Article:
Just down the lane from our spot in Summerside is the College of Piping and Celtic Performing Arts of Canada.
We do love a good bagpipe tune, so Dana got tickets to the “Highland Storm,” a musical produced by the joint’s faculty and students.
The show mostly was about how plucky Scottish pioneers in the 1700s traveled across mighty oceans amidst many hardships and made friends with everybody and were happy and awesome. It’s all about perspective. We enjoyed the production but could’ve done with maybe less singing by the writer/director’s wife.
Yesterday No Drama arrived, doubling the number of boats from The Valley of the Sun docked in Summerside, PEI. We don’t know for sure but likely that’s a record.
Hopefully Jeff and Ann will catch up with us again somewhere, because this morning we plowed through the matted seagrass and headed to Charlottetown, the provincial Capitol and only real “city” on the island.
PEI is connected to the mainland by Canada’s longest bridge, the 12-kilometer Confederation Bridge. It’s called the Confederation Bridge to commemorate PEI’s role as “Birthplace of the Confederation.” We looked it up. Our simplistic understanding is that in 1864 several independent provinces met up and decided to join forces and become Canada. That would seem to be more a more legit basis than Cartier’s cross, but we loved Gaspé and wouldn’t say anything bad about it.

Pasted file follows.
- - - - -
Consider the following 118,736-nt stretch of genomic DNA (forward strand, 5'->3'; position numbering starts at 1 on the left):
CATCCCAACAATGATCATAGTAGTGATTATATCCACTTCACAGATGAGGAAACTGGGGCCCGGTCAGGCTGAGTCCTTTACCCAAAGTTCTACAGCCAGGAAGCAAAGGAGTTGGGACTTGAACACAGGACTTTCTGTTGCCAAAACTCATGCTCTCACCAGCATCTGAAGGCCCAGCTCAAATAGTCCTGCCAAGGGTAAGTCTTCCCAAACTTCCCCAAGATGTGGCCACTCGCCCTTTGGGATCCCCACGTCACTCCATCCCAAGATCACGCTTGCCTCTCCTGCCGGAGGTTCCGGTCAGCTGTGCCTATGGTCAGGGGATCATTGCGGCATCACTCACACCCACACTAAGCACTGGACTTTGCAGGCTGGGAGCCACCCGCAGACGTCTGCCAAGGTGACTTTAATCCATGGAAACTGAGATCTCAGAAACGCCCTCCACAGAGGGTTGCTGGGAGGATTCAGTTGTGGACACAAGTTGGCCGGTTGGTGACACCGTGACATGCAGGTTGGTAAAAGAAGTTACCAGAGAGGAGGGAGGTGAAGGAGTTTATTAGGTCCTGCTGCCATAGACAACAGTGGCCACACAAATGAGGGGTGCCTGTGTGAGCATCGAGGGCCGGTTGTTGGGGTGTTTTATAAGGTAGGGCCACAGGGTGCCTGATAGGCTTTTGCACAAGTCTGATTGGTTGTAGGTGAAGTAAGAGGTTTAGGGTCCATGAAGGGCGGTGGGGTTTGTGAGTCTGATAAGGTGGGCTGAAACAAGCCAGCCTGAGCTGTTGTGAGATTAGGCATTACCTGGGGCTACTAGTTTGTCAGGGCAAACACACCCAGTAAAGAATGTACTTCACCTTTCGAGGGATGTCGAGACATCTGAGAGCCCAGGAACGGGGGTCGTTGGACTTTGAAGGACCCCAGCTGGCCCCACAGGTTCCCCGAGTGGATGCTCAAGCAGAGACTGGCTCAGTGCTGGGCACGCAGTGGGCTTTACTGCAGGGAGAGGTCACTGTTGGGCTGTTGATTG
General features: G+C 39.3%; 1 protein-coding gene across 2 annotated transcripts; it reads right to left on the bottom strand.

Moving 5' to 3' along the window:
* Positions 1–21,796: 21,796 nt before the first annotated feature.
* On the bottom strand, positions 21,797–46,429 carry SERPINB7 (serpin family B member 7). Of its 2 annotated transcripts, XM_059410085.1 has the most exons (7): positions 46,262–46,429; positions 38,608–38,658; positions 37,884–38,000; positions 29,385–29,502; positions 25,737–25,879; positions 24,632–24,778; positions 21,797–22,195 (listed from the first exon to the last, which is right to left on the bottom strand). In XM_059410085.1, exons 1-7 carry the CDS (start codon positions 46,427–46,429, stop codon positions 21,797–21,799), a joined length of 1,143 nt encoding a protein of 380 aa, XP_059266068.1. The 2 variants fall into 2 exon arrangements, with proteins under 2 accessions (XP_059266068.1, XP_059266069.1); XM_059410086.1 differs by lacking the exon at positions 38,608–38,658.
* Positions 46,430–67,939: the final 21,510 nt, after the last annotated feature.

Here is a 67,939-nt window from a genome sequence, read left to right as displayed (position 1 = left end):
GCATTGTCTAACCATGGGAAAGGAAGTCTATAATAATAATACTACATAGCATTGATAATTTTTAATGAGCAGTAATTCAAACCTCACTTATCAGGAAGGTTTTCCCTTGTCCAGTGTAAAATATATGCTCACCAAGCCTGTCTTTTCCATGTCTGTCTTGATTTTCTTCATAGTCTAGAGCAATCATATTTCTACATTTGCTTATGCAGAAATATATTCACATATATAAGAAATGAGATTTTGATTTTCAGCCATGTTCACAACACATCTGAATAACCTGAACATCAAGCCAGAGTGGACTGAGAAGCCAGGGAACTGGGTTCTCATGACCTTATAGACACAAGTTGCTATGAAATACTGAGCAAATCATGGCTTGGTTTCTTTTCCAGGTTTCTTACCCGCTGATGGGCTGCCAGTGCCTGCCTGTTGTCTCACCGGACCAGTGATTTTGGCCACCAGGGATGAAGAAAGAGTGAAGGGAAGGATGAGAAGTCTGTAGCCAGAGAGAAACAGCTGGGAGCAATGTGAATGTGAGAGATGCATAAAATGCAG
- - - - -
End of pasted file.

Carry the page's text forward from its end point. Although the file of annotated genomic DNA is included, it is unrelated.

Here’s another interesting fact. The Confederation Bridge crosses the Abegweit Passage. “Abegweit” is the native name for PEI, but it’s also the name of that cool icebreaker that Paul and Suzanne invited us to tour in Chicago. Add that to the list of bizarre coincidences that litter these posts.